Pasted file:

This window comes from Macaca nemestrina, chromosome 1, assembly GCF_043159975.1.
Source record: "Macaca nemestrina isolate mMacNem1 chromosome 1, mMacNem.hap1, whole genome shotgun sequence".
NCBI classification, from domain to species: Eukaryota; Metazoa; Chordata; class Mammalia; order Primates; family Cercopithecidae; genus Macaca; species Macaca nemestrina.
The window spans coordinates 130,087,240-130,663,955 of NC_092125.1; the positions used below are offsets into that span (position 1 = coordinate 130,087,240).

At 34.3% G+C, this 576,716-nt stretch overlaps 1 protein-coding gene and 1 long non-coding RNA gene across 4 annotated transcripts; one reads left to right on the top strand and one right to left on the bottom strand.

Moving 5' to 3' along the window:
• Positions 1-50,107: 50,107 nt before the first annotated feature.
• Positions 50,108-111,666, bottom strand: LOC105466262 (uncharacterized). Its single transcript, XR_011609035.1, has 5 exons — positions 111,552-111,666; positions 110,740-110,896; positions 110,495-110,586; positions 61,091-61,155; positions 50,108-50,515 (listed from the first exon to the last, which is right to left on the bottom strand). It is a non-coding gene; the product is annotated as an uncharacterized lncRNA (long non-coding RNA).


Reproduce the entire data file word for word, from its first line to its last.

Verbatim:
This window comes from Macaca nemestrina, chromosome 1, assembly GCF_043159975.1.
Source record: "Macaca nemestrina isolate mMacNem1 chromosome 1, mMacNem.hap1, whole genome shotgun sequence".
NCBI classification, from domain to species: Eukaryota; Metazoa; Chordata; class Mammalia; order Primates; family Cercopithecidae; genus Macaca; species Macaca nemestrina.
The window spans coordinates 130,087,240-130,663,955 of NC_092125.1; the positions used below are offsets into that span (position 1 = coordinate 130,087,240).

At 34.3% G+C, this 576,716-nt stretch overlaps 1 protein-coding gene and 1 long non-coding RNA gene across 4 annotated transcripts; one reads left to right on the top strand and one right to left on the bottom strand.

Moving 5' to 3' along the window:
• Positions 1-50,107: 50,107 nt before the first annotated feature.
• Positions 50,108-111,666, bottom strand: LOC105466262 (uncharacterized). Its single transcript, XR_011609035.1, has 5 exons — positions 111,552-111,666; positions 110,740-110,896; positions 110,495-110,586; positions 61,091-61,155; positions 50,108-50,515 (listed from the first exon to the last, which is right to left on the bottom strand). It is a non-coding gene; the product is annotated as an uncharacterized lncRNA (long non-coding RNA).